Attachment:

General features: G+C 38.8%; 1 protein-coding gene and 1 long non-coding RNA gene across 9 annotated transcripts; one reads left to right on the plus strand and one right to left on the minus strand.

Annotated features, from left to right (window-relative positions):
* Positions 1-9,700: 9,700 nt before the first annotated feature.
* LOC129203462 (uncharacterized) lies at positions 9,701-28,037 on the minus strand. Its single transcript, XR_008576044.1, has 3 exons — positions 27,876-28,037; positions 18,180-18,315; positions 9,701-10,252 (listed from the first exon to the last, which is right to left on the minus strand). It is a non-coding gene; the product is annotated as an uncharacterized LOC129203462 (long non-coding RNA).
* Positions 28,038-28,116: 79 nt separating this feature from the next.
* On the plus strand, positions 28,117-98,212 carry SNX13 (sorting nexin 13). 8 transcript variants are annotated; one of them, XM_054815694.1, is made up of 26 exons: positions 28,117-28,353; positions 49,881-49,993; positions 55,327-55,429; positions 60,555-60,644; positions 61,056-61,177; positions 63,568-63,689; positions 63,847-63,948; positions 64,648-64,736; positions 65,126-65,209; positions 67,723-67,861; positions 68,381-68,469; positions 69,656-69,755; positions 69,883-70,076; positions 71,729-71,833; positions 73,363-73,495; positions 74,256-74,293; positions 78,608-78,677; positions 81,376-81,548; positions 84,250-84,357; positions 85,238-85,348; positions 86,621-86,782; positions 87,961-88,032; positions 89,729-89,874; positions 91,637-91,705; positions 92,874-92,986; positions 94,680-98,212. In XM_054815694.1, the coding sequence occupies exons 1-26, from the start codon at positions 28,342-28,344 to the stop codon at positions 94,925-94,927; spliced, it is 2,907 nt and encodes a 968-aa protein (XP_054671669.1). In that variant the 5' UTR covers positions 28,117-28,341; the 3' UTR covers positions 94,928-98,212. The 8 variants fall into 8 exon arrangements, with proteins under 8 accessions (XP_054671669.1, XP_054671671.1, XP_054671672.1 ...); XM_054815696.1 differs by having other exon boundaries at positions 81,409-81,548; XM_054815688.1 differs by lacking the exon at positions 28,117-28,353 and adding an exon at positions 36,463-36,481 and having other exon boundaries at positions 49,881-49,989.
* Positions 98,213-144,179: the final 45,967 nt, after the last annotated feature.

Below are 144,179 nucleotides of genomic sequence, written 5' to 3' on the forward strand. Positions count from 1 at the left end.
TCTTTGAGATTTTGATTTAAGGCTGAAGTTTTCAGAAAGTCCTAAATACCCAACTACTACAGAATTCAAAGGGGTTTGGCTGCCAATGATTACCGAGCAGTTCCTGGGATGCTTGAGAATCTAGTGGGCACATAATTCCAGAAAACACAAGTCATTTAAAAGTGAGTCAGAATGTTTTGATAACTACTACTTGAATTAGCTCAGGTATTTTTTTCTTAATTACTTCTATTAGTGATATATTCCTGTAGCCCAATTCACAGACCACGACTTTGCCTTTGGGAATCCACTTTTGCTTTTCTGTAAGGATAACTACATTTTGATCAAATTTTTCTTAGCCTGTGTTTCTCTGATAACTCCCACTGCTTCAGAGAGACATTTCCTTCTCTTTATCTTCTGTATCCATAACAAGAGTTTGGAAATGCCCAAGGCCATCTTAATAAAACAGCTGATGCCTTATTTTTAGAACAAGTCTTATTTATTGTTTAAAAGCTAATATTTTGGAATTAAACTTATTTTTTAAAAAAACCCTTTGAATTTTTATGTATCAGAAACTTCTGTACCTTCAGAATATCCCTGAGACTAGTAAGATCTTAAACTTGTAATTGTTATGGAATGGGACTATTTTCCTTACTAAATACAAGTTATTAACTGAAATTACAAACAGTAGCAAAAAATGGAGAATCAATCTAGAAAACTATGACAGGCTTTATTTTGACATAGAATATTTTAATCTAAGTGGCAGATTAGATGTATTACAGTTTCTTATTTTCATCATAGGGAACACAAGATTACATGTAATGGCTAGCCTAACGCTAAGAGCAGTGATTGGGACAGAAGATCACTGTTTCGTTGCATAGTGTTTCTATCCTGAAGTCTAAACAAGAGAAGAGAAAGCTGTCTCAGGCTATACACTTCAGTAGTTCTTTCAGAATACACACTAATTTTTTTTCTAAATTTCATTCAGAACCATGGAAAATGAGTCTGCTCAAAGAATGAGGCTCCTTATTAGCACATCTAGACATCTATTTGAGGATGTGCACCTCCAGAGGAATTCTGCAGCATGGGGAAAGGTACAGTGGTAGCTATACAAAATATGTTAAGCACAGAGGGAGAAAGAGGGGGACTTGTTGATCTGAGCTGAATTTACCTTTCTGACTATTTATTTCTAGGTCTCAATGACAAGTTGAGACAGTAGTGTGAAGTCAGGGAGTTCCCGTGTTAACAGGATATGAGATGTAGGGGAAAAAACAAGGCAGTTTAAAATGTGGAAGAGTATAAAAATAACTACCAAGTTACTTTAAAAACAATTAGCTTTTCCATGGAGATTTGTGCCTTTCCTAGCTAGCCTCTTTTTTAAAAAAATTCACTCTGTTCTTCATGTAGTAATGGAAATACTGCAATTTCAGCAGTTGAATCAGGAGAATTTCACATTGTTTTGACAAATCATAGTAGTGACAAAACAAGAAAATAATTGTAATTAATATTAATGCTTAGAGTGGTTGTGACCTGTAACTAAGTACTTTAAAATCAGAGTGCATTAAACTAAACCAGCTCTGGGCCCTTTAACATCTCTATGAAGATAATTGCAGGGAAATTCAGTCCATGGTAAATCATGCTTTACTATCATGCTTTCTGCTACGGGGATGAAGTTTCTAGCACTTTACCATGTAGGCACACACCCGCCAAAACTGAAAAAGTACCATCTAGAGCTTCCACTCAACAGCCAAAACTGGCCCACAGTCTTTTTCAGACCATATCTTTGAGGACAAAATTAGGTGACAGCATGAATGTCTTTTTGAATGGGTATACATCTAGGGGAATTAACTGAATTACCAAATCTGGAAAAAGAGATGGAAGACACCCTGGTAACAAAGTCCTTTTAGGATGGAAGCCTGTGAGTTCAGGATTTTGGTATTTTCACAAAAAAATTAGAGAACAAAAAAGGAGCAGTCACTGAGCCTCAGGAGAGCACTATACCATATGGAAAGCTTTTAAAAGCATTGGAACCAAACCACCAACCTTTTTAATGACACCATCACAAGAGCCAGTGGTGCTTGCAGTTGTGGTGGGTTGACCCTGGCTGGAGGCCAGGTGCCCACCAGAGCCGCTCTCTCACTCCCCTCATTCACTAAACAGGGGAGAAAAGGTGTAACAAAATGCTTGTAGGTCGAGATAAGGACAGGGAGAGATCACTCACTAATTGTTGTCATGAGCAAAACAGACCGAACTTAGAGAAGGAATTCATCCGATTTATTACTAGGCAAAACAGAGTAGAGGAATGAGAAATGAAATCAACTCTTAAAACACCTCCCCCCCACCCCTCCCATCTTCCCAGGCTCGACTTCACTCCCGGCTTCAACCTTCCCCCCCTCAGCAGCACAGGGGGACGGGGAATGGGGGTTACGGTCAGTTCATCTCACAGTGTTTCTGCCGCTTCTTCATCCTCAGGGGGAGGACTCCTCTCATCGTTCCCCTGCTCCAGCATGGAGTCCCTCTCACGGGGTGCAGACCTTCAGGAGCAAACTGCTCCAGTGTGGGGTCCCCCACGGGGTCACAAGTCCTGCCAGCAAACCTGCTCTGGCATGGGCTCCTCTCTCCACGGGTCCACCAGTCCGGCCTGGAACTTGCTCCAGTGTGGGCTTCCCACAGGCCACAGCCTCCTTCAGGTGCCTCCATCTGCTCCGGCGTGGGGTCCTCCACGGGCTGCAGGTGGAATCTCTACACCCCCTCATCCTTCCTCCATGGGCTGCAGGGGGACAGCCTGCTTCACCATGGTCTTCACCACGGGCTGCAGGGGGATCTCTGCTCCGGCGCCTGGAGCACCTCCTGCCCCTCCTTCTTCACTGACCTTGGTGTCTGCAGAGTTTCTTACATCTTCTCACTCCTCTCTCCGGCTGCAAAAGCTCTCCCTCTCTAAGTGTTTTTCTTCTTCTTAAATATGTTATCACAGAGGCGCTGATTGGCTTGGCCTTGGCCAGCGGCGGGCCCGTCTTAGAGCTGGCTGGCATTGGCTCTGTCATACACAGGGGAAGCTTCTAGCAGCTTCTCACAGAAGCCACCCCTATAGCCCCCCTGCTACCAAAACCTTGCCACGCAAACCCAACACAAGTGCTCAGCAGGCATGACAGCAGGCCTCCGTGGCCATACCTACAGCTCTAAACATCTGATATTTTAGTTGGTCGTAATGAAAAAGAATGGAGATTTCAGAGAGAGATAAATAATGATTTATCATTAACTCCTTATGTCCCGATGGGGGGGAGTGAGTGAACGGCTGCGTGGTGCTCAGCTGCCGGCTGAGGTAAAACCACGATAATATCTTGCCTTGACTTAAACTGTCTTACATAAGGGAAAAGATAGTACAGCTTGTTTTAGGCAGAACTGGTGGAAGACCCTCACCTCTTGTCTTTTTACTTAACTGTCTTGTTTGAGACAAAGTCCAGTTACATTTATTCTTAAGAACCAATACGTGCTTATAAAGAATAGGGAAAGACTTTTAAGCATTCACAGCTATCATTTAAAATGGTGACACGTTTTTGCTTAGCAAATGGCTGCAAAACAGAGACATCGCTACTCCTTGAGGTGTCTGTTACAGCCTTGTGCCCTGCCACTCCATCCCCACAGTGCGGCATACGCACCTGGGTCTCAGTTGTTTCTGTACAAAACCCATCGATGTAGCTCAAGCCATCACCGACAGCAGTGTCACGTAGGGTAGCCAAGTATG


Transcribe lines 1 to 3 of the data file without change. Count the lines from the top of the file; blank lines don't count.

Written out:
General features: G+C 38.8%; 1 protein-coding gene and 1 long non-coding RNA gene across 9 annotated transcripts; one reads left to right on the plus strand and one right to left on the minus strand.

Annotated features, from left to right (window-relative positions):
* Positions 1-9,700: 9,700 nt before the first annotated feature.